Miners seek new tax system
The Chamber of Mines of the Philippines is pushing for a progressive tax system for the mining sector that will enable the government to generate more revenue from mining.
In a statement, the industry group said that while firms in most mining destinations such as Australia and Chile were taxed on net profit, Philippine companies were paying taxes based on gross output.
The group said it would propose a new legislation that would change the tax system for mining. It did not give details of its recommendation but the group is leaning toward the adoption of a net income-based tax system.
In the meantime, the industry group said “it appreciates the apparent care with which the government is reviewing its mining policy.”
According to the Chamber of Mines, the mining industry holds much potential in driving economic and social development, especially with the rising prices of metals worldwide.
The group said investors were ready to put their stake in the country, and the government “only needs to maintain regulatory certainty” and ensure the proper implementation of current laws and fiscal regime.
“Our member-companies are eagerly waiting for the issuance of the executive order to enable them to pursue their mining activities that are expected to bring in more capital investments,” the industry group said.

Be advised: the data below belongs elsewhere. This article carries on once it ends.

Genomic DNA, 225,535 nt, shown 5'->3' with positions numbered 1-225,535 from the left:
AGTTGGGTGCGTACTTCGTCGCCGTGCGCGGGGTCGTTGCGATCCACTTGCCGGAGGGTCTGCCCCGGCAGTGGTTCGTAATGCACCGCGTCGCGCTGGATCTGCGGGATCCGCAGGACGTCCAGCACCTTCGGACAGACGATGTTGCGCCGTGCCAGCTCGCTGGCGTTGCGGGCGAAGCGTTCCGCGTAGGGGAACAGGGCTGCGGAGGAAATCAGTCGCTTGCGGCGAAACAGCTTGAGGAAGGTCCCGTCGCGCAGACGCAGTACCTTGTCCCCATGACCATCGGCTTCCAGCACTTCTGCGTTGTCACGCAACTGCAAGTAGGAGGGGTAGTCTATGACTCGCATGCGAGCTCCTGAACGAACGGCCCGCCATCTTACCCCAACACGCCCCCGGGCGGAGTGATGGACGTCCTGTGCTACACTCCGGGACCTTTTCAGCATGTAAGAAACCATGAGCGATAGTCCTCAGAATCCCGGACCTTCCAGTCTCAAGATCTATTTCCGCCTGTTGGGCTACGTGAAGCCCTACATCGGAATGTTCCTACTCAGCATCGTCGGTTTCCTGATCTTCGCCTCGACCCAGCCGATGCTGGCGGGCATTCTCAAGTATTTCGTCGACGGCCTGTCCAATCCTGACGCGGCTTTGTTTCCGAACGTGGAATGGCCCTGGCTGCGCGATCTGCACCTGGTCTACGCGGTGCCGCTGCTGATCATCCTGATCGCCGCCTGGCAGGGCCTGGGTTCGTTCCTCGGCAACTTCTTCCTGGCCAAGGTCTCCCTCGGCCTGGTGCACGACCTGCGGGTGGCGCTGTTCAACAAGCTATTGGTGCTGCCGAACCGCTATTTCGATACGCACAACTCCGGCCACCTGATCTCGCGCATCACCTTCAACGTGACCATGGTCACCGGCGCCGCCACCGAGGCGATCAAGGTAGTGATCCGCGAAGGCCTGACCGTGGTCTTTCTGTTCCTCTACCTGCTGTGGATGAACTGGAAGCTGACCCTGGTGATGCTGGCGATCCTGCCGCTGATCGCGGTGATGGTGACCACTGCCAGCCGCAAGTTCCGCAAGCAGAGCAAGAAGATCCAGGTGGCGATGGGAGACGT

The government is considering options for greater revenue share in mining, including the declaration of all mining areas as mineral reservations and/or the implementation of a “50-50” revenue sharing scheme with mining firms.
The Philippines aims to attract $2.27 billion in mining investments this year. This may be slashed by the third quarter if the long-awaited mining policy has not come out by then, according to government officials.
The mining policy was originally scheduled for issuance last year but the deadline was moved several times, with the latest being June 22.
Palace officials and those of the Department of Environment and Natural Resources said the mining policy was up for “minor” revisions. They maintained that the mining policy remained an “urgent matter” for the government.
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